Norm Coleman, M.D., received his B.A. in mathematics, summa cum laude, from the University of Vermont in 1966 and his M.D. from Yale University in 1970. He is board-certified in three specialties—internal medicine from the University of California, San Francisco, medical oncology from the National Cancer Institute (NCI) and radiation oncology from Stanford University. He served in the U.S. Public Health Service at the National Institutes of Health. He was an assistant and tenured associate professor of radiation and medical oncology at Stanford and from 1985 to 1999 was professor and chairman of the Harvard Medical School Joint Center for Radiation Therapy. Since 1999, he has been associate director, Radiation Research Program, and senior investigator with a molecular radiation therapeutics laboratory in the Radiation Oncology Branch of NCI. Since 2004, he has also been a senior medical advisor in the Office of the Assistant Secretary for Preparedness and Response in the Department of Health and Human Services. His focus is on radiological and nuclear preparedness and planning, but the programs apply to all hazards. This includes the Scarce Resources for a Nuclear Detonation project and participation at the U.S. Embassy in Tokyo during the Japanese disaster in March 2011. Among Dr. Coleman’s honors are the gold medal from the American Society for Radiation Oncology and the 2011 Samuel J. Heyman Service to America Homeland Security Medal.

Donald A. Donahue, D.H.Ed., M.B.A., F.A.C.H.E., is president and CEO of Diogenec Group, a Washington, DC, health care professional services firm. He previously served as the director of health policy and preparedness programs at the Potomac Institute for Policy Studies, vice president with Jefferson Consulting Group, senior marketing manager for Merit Behavioral Care, emergency department administrator and consultant for New York City Health and Hospitals Corporation, and deputy surgeon for plans and fiscal administration for the Army Reserve. Dr. Donahue is a fellow of the American College of Healthcare Executives and the University of Pittsburgh Center for National Preparedness. An adjunct assistant professor with University of Maryland, University College, and the University of Maryland, Baltimore County, he holds a B.S. in sociology and political science and an M.B.A. and doctorate in health education. His other activities include board membership in the American Academy of Disaster Medicine/American Board of Disaster medicine, work as a peer reviewer for the Health Resources and Services Administration, medical response director for Firestorm Solutions, and Chairman of the Board of Directors for Melwood, an AbilityOne services agency.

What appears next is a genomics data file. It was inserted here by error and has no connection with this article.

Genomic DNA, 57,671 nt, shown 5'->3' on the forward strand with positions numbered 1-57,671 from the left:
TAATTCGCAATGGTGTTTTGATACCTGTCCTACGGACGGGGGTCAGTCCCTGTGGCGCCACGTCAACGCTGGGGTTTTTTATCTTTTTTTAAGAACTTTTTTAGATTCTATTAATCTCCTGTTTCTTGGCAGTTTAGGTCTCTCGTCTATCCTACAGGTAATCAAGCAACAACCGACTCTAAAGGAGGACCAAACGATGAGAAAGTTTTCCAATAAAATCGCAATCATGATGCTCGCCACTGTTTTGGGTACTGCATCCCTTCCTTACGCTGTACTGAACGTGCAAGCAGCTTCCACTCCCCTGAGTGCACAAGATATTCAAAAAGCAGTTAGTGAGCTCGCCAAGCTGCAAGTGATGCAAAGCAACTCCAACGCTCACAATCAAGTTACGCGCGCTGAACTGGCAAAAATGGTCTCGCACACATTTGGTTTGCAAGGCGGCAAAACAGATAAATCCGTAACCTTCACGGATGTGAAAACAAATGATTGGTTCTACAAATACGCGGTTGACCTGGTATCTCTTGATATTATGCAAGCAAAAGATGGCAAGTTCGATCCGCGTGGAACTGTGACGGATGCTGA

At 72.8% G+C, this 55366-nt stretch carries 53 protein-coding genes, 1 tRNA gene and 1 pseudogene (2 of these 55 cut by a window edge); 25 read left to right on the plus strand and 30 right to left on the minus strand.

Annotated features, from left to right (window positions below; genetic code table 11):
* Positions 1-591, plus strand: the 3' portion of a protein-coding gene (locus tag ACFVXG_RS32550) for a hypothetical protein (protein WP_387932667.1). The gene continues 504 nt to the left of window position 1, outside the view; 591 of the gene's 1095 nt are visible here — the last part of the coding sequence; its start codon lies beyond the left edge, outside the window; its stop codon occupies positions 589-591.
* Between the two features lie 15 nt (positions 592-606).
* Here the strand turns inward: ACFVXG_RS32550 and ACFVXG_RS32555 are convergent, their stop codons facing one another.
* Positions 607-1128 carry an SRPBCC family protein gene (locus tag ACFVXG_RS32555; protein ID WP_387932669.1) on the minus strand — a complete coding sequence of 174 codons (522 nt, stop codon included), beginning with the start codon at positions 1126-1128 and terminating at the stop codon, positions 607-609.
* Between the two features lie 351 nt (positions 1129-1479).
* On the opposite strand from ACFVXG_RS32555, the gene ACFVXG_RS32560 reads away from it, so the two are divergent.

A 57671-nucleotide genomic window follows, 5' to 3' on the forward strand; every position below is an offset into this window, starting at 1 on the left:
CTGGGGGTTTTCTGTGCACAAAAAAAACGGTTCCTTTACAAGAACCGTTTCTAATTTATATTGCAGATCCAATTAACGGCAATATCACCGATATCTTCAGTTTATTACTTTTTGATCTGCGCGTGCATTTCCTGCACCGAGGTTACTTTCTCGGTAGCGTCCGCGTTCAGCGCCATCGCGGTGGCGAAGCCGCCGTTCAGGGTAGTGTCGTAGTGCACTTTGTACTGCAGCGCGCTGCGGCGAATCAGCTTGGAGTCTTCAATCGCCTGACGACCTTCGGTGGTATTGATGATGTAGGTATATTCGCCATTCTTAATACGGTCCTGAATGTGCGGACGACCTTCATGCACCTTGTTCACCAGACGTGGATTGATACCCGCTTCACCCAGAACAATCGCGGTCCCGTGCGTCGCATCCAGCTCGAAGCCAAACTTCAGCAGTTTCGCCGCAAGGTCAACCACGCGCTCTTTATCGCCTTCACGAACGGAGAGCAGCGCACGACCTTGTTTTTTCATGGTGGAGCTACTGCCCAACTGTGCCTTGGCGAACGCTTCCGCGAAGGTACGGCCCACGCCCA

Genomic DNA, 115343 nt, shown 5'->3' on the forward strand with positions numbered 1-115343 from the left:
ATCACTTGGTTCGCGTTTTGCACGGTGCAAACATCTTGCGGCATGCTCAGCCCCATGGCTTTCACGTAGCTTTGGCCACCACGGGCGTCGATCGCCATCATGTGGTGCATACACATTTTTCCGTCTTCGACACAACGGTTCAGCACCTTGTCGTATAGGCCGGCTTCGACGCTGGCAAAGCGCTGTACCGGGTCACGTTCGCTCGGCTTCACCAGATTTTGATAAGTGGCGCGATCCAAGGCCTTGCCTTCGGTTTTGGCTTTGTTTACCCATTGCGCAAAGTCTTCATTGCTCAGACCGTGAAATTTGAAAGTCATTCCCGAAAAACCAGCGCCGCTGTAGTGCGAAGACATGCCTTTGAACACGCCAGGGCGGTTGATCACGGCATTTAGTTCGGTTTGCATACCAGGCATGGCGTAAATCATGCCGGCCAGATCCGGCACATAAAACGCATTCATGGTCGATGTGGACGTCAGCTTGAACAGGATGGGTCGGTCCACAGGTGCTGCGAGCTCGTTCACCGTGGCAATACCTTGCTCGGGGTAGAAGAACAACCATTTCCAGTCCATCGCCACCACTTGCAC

Robert A. Farmer, M.S., was appointed as director, operations division, in the Federal Emergency Management Agency’s (FEMA’s) Response Directorate in December 2011. A career member of the Senior Executive Service, Mr. Farmer is responsible for providing the management and coordination of the core federal disaster response teams, resources, and programs needed to support FEMA’s regions; interagency partners; state, local, territorial, and tribal governments; voluntary agencies; and disaster survivors. Mr. Farmer joined FEMA in April 2007 in the program analysis and evaluation division. He was selected as a career member of the Senior Executive Service and appointed as the director of the program analysis and evaluation division for FEMA in August 2008. He served as the acting deputy chief financial officer for FEMA from June 2008 through November 2008 and as acting director of the Office of Policy and Program Analysis (OPPA) from March 2009 through August 2009. He was the deputy director for OPPA from July 2009 to December 2011. Prior to joining FEMA, Mr. Farmer served for 26 years as an officer in the U.S. Coast Guard, where he gained extensive incident management and emergency response experience. His operational tours included serving as an operations officer, executive officer, and commanding officer of Coast Guard vessels. His shore assignments included serving as commanding officer of Coast Guard Headquarters Support Command and assignments within the Coast Guard’s strategic planning, financial management, strategic analysis, and planning and performance offices. Mr. Farmer earned a B.S. in physical science from the U.S. Coast Guard Academy, holds an M.S. in operations research from the Naval Postgraduate School, and graduated from the National War College with an M.S. in national security strategy. Mr. Farmer received the Administrator’s Outstanding Individual Award, and his military awards include two Legion of Merit awards, the Defense Meritorious Service Medal, three Meritorious Service medals, the Coast Guard Commendation Medal, and four Coast Guard Achievement medals.